5 Beginner Tips for Raising Ducks with Chickens

Who says you can’t have the best of both worlds? In this case, chickens and ducks. Two similar yet very different birds that are loved by a number of backyard farmers everywhere. If you’re a beginner flock owner looking to add ducks to your existing chicken flock, then there are a few key tips that are important to learn beforehand. 

Ducks can be messy.

For a bird that LOVES water, it’s no surprise that they will leave a muddy puddle. A pond or small water bath is necessary for ducks to be able to maintain healthy plumage, maintain body temperature, digestion, as well as clean both their eyes and nostrils. It’s always best to have a designated area separate from your duck’s pond and your chicken’s run to prevent any muddy disasters. Additionally, duck poop does not dry as quickly as that of chickens, thus making it more of a hassle to clean. To minimize the hassle of cleaning duck poop, ensure that you do not use hay or any moisture collecting bedding in your duck’s run, instead make sure to simply use sandy dirt that may be easily raked.

Duck appetites.

Although you can feed ducks the same chick or layer feed as that of a chicken, it’s important to know that your ducks will consume a greater amount of food. Having space for your ducks to forage for other sources of protein will be helpful in supplementing their diet. Additionally, ducks will need Niacin (Brewers Yeast) to aid with development. When feeding your two flocks, it is important to separate their feeds if you choose to implement Niacin or any special medicated food.

Ducks laying eggs.

When it comes to collecting duck eggs, ducks will often lay in the same place that they sleep or elsewhere that they deem secluded and predator safe. Similar to chickens, you do not need a male duck (drake) in order for your female ducks to lay eggs.

Duck Gender Ratio.

Although an even amount of both female and male ducks may seem reasonable to begin with, it can create a great deal of complications sometimes. It is important that you have a ratio of more female than male ducks. A ratio of 1 male to 2 – 5 females is suitable if you are beginning. A high ratio of male ducks will be a danger to female ducks as the males may attempt to over mate and severely injure your females. If you have a drake, but no rooster in your chicken flock, then it may cause your hens to be vulnerable to any injury the drake may inflict, and vice versa. Again, you can easily choose to only have all-female ducks and chickens, but if you are certain you want a rooster or drake, then it is important to take your flock ratio into account.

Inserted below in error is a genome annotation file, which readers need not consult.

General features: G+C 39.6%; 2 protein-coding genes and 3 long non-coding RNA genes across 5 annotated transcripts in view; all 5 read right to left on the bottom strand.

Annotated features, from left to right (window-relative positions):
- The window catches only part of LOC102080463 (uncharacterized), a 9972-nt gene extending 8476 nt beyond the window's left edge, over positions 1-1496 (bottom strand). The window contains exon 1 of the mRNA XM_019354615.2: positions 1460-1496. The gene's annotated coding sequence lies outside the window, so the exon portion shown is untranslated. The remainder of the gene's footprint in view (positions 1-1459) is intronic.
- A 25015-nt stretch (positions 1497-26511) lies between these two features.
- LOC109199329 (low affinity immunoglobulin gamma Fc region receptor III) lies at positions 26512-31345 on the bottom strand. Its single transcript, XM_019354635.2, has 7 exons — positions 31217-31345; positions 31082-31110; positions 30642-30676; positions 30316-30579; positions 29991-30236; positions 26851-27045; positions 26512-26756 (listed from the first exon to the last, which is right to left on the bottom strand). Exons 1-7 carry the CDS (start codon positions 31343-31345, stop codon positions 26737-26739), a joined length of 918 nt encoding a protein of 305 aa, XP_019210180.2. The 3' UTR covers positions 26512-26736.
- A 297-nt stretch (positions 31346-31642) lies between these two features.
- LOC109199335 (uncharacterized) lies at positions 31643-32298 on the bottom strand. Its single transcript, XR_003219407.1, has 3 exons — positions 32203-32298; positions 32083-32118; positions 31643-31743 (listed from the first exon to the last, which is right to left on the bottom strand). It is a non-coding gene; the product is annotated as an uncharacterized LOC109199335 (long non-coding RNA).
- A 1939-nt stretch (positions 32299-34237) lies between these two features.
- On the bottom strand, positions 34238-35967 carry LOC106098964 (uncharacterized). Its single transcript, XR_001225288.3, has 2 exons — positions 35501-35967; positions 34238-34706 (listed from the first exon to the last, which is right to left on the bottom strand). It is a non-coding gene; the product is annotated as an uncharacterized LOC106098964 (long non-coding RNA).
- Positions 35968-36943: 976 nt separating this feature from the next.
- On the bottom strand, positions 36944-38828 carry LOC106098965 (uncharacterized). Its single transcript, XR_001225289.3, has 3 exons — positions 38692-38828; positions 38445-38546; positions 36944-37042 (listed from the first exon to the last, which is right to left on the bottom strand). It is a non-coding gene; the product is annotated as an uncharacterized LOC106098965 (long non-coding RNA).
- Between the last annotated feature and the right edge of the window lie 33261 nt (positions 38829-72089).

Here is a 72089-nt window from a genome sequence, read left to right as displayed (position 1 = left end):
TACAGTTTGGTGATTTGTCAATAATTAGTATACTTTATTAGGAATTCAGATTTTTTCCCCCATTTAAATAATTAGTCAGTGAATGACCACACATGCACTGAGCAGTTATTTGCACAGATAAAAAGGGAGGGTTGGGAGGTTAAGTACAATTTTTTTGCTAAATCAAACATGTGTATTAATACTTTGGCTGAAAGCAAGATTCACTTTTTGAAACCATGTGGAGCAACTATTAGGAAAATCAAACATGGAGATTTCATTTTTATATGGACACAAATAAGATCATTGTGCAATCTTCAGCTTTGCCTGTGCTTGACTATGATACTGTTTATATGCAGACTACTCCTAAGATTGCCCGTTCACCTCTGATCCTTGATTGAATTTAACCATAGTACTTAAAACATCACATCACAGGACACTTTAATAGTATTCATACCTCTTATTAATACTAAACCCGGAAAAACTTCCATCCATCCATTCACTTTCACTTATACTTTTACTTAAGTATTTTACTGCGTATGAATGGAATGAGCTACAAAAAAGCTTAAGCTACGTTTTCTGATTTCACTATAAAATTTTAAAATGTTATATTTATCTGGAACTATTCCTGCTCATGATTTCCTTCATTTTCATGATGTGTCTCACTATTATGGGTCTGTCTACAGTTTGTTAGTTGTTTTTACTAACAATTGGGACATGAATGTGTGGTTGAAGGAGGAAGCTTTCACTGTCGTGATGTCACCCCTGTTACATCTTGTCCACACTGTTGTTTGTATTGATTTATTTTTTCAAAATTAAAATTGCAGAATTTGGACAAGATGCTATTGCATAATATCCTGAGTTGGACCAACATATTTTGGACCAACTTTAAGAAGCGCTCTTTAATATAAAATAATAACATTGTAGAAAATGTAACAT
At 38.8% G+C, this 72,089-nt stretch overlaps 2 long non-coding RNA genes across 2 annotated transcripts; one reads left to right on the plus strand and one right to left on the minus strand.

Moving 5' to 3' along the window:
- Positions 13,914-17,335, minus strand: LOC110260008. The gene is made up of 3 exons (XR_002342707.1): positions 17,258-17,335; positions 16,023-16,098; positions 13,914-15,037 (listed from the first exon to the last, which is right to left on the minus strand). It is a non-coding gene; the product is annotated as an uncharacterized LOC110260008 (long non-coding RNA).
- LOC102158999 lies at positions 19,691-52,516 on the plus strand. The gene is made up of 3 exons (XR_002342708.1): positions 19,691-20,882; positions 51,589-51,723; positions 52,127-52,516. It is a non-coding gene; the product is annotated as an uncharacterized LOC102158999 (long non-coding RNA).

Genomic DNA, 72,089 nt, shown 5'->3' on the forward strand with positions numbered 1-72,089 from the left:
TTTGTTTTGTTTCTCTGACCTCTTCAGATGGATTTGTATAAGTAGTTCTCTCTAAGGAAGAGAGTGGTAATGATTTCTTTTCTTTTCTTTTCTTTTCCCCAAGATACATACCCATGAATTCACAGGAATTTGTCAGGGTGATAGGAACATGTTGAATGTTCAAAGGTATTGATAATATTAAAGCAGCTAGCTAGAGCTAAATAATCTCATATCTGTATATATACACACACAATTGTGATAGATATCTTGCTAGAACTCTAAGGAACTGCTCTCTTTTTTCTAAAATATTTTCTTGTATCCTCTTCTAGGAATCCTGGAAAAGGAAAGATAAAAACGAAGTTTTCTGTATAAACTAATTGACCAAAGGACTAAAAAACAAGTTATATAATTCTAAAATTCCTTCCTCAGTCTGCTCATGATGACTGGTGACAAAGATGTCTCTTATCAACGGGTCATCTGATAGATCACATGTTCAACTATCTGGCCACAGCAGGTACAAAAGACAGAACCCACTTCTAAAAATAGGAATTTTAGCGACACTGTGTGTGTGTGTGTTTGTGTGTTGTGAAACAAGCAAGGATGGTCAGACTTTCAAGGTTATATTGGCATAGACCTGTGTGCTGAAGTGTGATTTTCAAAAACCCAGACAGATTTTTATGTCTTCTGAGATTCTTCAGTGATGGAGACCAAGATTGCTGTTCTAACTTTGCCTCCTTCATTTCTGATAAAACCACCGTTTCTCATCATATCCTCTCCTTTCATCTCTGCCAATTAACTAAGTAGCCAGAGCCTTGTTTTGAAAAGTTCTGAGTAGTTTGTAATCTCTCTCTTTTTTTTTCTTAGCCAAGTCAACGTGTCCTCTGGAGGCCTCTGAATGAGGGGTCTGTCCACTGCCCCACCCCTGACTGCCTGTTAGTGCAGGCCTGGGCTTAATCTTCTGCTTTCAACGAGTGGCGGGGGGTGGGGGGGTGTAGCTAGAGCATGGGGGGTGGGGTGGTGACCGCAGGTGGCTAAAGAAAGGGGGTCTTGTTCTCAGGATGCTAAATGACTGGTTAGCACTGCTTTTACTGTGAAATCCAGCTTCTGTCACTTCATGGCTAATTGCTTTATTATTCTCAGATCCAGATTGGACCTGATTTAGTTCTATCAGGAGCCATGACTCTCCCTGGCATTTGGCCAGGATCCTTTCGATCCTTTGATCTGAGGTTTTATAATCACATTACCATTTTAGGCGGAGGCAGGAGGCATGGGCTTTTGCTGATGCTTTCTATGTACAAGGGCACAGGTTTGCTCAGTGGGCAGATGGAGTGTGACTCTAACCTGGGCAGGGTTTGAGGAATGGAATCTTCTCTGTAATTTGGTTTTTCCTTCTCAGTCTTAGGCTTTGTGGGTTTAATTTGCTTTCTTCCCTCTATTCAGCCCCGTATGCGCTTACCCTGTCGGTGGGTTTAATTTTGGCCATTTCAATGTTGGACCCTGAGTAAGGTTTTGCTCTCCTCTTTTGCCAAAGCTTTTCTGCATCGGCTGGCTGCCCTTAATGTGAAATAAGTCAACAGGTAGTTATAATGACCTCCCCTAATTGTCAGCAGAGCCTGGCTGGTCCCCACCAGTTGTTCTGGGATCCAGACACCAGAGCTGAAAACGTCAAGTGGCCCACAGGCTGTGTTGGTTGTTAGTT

Ducks are chatty, especially at night.

Unlike chickens, ducks only need a safe space on the ground to rest. Ducks also put themselves up at night a few hours after chickens. Although you may choose to have your ducks sleep in the same coop, is it important to note that ducks can be noisy at all hours, especially at night, making it difficult sometimes for your chickens to rest. If you are looking to have a special coop for your ducks only, then our Duck coop may be of consideration, with a built-in pool, drying mat, and nesting space, your ducks will be well protected. 

Fisheye View of the Run Area
Duck Coop Pool Picture
Duck Coop Drain Pan
Fowl Weather ;-) Hangout

We hope you find this article helpful as you begin or continue your backyard farming journey! If you ever have questions regarding anything mentioned in this blog post, reach out to us at 877-741-2667 or email us at support@roostandroot.com. We’re real people and always happy to help!